Hamilton Electrodyne Swissonic

Discussion in 'Wrist Watches' started by Tim Orr, Sep 16, 2014.

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  1. Tim Orr

    Tim Orr National Membership Chair
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    Good afternoon, all!

    I picked up a decent-looking Hamilton Electrodyne Swissonic watch at the MKOA regional. This has a mechanical movement with a balance wheel and an interesting battery hatch cover that you can "set" to indicate the month in which the battery was last replaced. A handwritten note on the case back says "ETA 9154," though I think, based on reading here, maybe that should say "ESA 9154."

    The second hand does move a bit when I shake the watch and the balance wheel rotates visibly through the battery hatch. Hands set normally and easily. Date window increments as it should.

    I'd like to invest in a battery to see if it can be brought back to life, but can't figure out what size. A "76" seems about right in diameter, but too thick. Anybody know which battery I should try? 344?

    Thanks!

    Best regards!

    Tim Orr
     
  2. DJH584

    DJH584 Newbie

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  3. John Arrowood

    John Arrowood Registered User
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    I have used LR54/389 batteries on some of the Swissonic movements. I get the Sunbeam brand at Dollar Tree stores in a pack of 4 for $1.00. That's somewhat less expensive than a 344 and not much to worry about if they don't work. I put one in a Bulova Caravelle with the ESA movement in Feb and replaced it this week. This version of the movement uses a clamp with screws to hold the battery instead of the drop-in method. The 389 batteries are working well in Waltham and Elgin branded watches for me; these have the hatch in the back.
    Sears also sold watches with this movement under their Tradition brand.
     
  4. Tim Orr

    Tim Orr National Membership Chair
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    Many thanks, David and John!

    I'll give it a try soon!

    Best regards!

    Tim Orr
     
  5. Tim Orr

    Tim Orr National Membership Chair
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    Good evening!

    Alas, a new battery didn't do the job. Here's a pic of the innards. Turns out this thing is basically like an ATO. See the transistor? And the gray sectors on the balance wheel are magnets. And the thing that looks like a coil? When I put a battery in, the balance goes a little spastic, like it's trying to go, but even if I help it with a bit of a shake, it seems to lose rhythm and comes to a stop.

    At that point, it seems as though it's locked in to its position by the magnet. I have a sense the transistor is maybe being biased all the time, or is shorted?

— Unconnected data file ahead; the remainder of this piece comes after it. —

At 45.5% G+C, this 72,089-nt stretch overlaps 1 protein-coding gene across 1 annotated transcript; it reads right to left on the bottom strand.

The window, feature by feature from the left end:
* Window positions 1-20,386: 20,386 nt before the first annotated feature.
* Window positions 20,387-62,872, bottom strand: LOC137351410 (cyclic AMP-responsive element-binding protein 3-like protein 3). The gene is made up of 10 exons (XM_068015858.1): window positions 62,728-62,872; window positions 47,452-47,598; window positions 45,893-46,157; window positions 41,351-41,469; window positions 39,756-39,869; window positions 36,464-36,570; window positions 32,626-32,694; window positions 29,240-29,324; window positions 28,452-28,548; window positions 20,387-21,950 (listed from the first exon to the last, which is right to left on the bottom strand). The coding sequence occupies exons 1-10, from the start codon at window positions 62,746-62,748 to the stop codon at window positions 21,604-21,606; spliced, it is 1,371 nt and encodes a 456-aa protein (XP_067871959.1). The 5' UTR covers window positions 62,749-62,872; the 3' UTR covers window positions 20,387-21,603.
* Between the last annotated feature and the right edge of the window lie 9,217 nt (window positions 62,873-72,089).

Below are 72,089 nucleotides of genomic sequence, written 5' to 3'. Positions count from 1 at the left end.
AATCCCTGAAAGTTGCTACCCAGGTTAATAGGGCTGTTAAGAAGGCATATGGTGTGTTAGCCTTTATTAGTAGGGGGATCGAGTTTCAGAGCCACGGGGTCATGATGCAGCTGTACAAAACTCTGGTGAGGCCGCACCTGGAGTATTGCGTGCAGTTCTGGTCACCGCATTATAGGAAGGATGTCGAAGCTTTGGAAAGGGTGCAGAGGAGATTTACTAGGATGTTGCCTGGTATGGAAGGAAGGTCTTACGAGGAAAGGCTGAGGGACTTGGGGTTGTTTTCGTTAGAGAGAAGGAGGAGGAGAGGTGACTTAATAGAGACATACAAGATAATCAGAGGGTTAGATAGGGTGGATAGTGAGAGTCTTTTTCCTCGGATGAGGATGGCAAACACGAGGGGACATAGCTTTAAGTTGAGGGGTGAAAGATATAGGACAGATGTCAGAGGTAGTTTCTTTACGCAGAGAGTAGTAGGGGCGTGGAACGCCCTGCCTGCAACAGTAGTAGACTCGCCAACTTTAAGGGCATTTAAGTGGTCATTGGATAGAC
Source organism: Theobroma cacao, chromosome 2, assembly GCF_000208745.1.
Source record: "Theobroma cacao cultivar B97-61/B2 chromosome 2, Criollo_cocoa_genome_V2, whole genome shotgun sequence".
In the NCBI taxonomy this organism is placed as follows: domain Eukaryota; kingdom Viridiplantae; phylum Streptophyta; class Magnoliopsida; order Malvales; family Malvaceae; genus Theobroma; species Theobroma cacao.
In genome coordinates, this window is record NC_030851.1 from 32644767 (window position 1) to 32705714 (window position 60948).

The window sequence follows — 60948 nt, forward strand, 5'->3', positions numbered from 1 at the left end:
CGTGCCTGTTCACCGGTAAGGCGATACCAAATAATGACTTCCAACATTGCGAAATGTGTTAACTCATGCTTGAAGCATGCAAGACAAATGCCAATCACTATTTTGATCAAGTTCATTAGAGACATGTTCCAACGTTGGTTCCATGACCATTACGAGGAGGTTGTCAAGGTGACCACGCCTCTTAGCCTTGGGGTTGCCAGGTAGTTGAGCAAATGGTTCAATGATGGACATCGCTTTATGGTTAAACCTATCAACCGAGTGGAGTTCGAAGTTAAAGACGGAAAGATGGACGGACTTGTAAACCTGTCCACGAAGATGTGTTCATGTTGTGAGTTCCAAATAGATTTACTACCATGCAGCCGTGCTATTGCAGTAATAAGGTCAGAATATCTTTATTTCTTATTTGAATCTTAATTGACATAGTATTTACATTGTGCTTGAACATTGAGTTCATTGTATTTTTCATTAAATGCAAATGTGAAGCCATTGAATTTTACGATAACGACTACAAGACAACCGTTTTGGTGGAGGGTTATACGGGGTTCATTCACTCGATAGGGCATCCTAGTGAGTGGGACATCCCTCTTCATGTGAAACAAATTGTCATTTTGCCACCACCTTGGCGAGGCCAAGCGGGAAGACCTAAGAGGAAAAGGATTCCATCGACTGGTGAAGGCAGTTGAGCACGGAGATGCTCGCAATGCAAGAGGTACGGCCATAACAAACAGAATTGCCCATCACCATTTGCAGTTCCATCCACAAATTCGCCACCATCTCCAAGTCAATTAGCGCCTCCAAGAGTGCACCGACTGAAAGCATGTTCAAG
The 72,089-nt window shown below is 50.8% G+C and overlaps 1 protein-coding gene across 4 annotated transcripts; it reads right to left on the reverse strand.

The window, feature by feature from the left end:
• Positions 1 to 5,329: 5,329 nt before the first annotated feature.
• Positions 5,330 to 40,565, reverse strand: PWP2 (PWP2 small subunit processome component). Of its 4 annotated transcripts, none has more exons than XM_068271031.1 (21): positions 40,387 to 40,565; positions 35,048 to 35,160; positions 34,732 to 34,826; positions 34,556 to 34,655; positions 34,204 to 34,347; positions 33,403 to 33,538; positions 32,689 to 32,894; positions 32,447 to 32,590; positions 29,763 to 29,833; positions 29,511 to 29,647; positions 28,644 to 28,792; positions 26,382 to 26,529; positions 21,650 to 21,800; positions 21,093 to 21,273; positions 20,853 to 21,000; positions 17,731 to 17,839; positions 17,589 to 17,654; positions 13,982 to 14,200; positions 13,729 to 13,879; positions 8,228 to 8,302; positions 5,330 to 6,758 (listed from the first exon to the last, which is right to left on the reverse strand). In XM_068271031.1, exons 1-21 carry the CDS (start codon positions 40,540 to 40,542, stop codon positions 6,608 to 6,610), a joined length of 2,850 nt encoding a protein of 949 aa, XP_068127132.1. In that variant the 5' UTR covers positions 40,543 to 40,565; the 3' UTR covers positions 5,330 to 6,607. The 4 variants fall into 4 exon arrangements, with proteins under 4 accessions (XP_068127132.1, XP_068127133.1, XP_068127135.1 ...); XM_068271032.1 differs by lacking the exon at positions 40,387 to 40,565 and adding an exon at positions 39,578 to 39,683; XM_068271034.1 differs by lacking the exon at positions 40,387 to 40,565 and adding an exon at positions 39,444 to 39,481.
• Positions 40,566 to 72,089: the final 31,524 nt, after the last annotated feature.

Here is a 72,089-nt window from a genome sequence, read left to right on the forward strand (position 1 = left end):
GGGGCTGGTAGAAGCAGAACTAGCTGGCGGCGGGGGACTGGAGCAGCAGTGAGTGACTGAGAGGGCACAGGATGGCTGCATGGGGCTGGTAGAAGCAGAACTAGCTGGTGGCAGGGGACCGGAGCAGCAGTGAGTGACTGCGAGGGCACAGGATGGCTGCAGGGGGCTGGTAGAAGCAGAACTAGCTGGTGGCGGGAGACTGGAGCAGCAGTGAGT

Anyway, no big loss, since I got the watch for free. What is interesting to me, however, is how often the basic ATO concept keeps turning up. I have a couple of Japanese clocks that use it, a Kundo with (incredibly) a rechargeable battery (!), a US Military 24-hour clock that has a balance wheel version of the ATO idea, and now this.

    My experience, however, is that I've never been able to get any of these ATOs, not even a "genuine" ATO, to keep good time. I suspected, and some agreed with me, that it might be partially the result of "modern" batteries, that may have different discharge characteristics from the old zinc/carbon cells, but I haven't been able to investigate this.

    Best regards!

    Tim Orr
     

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  6. flynwill

    flynwill Registered User
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    If by "ATO concept" you mean the idea of a mechanical oscillator that is sensed and impulsed by an electrical circuit. Then it is very common indeed. Consider the tuning-fork Accutron. The oscillator is a tuning fork instead of a balance wheel like in your watch or pendulum as in your ATO clocks but the concept is the same. Now consider the modern quartz watch. It too is a tuning fork sensed and driven by an electronic circuit. The only major conceptional difference is that the cycles are now counted electronically as well.

    Then there are all of those "mystery" swinging toys that they sell in gift shops.

    As for your ATOs not keeping good time due to modern batteries, that seems pretty unlikely. If anything modern alkaline cells with their lower internal resistance and more constant voltage should produce better performance.
     
  7. Tim Orr

    Tim Orr National Membership Chair
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    Good afternoon, Will!

    Actually, I am surmising that the copper circle under the escape wheel is, in fact, a coil (When I magnify it a lot, that's what it looks like) and that the magnets passing over the coil bias the transistor, making this watch operate very like the ATO principle. There's an active electrical switching going on as a result of the oscillator's motion.

    As to why I have such bad luck with ATO-like clocks and their timekeeping, I do not know. I only know that I have no luck with them.

    Best regards!

    Tim Orr
     
  8. flynwill

    flynwill Registered User
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    Yes I'm pretty sure the copper circle is a coil. I don't know a lot about these myself so I can't say what is used to generate the signal for the transistor. There were some that still had a mechanical contact on the balance itself -- The transistor being an upgrade from the electric watches where the contact directly switched the coil. Maybe someone with experience with these can post a schematic for us.
     

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